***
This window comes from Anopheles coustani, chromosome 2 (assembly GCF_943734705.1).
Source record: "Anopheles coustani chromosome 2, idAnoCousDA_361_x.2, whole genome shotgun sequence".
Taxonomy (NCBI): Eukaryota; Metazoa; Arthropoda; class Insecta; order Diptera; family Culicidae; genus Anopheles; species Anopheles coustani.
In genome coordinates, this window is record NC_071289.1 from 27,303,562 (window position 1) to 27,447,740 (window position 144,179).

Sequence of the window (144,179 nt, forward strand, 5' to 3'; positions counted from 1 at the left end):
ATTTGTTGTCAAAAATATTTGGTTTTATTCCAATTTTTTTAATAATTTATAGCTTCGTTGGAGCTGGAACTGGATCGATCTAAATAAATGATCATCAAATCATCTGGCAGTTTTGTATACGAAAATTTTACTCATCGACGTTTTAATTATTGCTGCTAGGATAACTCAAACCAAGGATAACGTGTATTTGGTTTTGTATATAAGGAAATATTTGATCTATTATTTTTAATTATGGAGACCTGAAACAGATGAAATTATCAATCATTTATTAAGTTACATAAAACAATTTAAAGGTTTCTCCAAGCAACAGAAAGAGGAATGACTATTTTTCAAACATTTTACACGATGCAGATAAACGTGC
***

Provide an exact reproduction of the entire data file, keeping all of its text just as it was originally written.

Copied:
This window comes from Anopheles coustani, chromosome 2 (assembly GCF_943734705.1).
Source record: "Anopheles coustani chromosome 2, idAnoCousDA_361_x.2, whole genome shotgun sequence".
Taxonomy (NCBI): Eukaryota; Metazoa; Arthropoda; class Insecta; order Diptera; family Culicidae; genus Anopheles; species Anopheles coustani.
In genome coordinates, this window is record NC_071289.1 from 27,303,562 (window position 1) to 27,447,740 (window position 144,179).

Sequence of the window (144,179 nt, forward strand, 5' to 3'; positions counted from 1 at the left end):
ATTTGTTGTCAAAAATATTTGGTTTTATTCCAATTTTTTTAATAATTTATAGCTTCGTTGGAGCTGGAACTGGATCGATCTAAATAAATGATCATCAAATCATCTGGCAGTTTTGTATACGAAAATTTTACTCATCGACGTTTTAATTATTGCTGCTAGGATAACTCAAACCAAGGATAACGTGTATTTGGTTTTGTATATAAGGAAATATTTGATCTATTATTTTTAATTATGGAGACCTGAAACAGATGAAATTATCAATCATTTATTAAGTTACATAAAACAATTTAAAGGTTTCTCCAAGCAACAGAAAGAGGAATGACTATTTTTCAAACATTTTACACGATGCAGATAAACGTGC